Democracy, Monarchy and the Fourth Commandment
by Solange Strong Hertz
In the earliest days of the Church St. Jude the Apostle found himself "under a necessity to write to you: to beseech you to contend earnestly for the faith once delivered to the saints." His letter, brief and to the point, was read publicly to the Catholic congregations of that day and eventually became one of the canonical books of the New Testament, so there is no reason to believe that the plural “you" is not directed to us as well. Perhaps it is directed to us primarily, destined as we are to live in the latter times when the faith would be tried most severely. St. Jude warns that into the Church "there have crept in some men (who were written of long ago unto this judgment), impious, turning the grace of our God into lasciviousness, and denying the only sovereign Ruler and our Lord Jesus Christ."
In other words the Apostle pinpoints here the first stirrings of the revolt against Christ the Universal King which rages today, begun by men who “defile the flesh and despise dominion and blaspheme majesty." He characterizes them as blaspheming “whatsoever things they know not: and what things soever they naturally know like dumb beasts, in these they are corrupted. . . . raging waves of the sea, foaming out their confusion, wandering stars: to whom the storm of darkness is reserved forever. . . . These are murmurers full of complaints, walking according to their own desires, and their mouth speaks proud things, admiring persons for gain's sake."
St. Jude says that these rebels against God's rule “have gone in the way of Cain," the murderer at the dawn of human history who, as related in Genesis, “went out from the face of the Lord and dwelt as a fugitive on the earth at the east side of Eden. And Cain knew his wife, and she conceived and brought forth Henoch: and he built a city and called the name thereof by the name of his son Henoch" (Gen. 4:16-17). This Henoch is not to be confused with the later one who “walked with God" and for his great faith “was translated that he should not to see death (Heb. 11:5) . . . into paradise," in order that he might return at the end of time to preach “repentance to the nations" (Ecclus. 44:16). The name Henoch means “dedication" or “initiation" and it is clear that the two men exemplified the beginnings of two very different ways of life.
Cain and his progeny could have accepted God's mercy like Adam and Eve and returned to serving God as best they could in humanity's new fallen state until the advent of the promised Redeemer, but such was not their choice. By building an independent city and naming it after his son instead of after his father, who transmitted to him life and authority received from God, Cain broke radically with his antecedents. Repudiating the natural framework erected for him beforehand by God in the past, he set his hopes on an inchoate future which disavowed all debt to his father, originating with his son, fruit of his own loins. Cain, in other words, was not a traditionalist, but a modernist, a purveyor of what is now known as a “living tradition" which creates itself in accordance with changing times and circumstances. Breaking radically with the past, he ignored the hereditary principle by which God transmits authority from himself downward from father to son.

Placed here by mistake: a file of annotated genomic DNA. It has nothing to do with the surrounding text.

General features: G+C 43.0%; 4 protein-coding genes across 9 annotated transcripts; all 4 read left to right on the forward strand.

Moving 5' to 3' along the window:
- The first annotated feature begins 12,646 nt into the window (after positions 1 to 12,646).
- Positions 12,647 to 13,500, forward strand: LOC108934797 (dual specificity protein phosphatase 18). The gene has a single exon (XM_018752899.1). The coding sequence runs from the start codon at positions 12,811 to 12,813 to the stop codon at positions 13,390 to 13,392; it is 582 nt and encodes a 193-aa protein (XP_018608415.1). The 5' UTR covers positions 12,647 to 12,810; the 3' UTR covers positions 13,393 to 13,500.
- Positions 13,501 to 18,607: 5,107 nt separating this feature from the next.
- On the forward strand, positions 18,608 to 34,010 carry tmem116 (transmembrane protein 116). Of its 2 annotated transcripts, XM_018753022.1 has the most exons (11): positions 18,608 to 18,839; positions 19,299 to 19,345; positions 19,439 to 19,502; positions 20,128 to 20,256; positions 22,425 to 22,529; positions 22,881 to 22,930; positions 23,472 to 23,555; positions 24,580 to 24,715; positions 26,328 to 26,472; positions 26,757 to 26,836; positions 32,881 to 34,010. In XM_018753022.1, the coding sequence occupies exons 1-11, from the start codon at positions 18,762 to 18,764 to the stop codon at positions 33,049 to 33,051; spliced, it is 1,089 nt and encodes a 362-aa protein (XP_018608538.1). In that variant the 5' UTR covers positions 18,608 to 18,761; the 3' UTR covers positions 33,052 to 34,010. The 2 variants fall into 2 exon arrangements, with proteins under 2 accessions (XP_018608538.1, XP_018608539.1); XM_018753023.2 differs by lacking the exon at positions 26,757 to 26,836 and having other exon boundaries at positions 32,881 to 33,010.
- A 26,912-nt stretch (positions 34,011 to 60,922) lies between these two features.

Turning his eyes exclusively to the future, he sought to reverse the natural law by transferring to children reared in his own image, the duty he owed his parents. He would dedicate himself, not to serving God, but to “leaving the world a better place" for his progeny. Cain was the prototype of those parents who idolize their own offspring as projections of themselves, mercilessly saddling them with their own ambitions. By founding a city for himself which he named after his son, Cain formally rejected the divine law laid down for society in its beginnings. He would fulfill the divine injunction to “increase and multiply and fill the earth and subdue it and rule over. . . all living creatures that move upon the earth" (Gen. 1:28), not for the purpose of serving and glorifying God, but for that of serving and glorifying himself by ordering society according to his own way of thinking.
Dedicated to a utopian future of his own making, divorced from the past and originating with himself, he could look forward to assuming responsibility for “saving the environment," controlling the weather, regulating population growth, equalizing the sexes, safeguarding children's rights, eliminating poverty and doing all the things designed to transform the fallen world into a neo-paradise. As his own arbiter of morality he would, when expedient, declare evil good by legitimizing vices. In other words, Cain was the father and exemplar of modern democracy, which takes its authority only from man and holds its elected representatives answerable to men rather than to God.
The secular world government now in the making can trace its line of descent directly to Cain, who, even before murdering his brother Abel, had already declared his independence by opting to worship God in his own way, making an offering of “fruits of the earth" to which God “had no respect." Becoming “exceeding angry" at the divine displeasure and envious of Abel, whose offering God had accepted, Cain was reminded by God of the inviolable freedom of his will: “Why art thou angry and why is thy countenance fallen? If thou do well, shalt thou not receive? But if ill, shall not sin forthwith be present at the door? But the lust thereof shall be under thee, and thou shalt have dominion over it."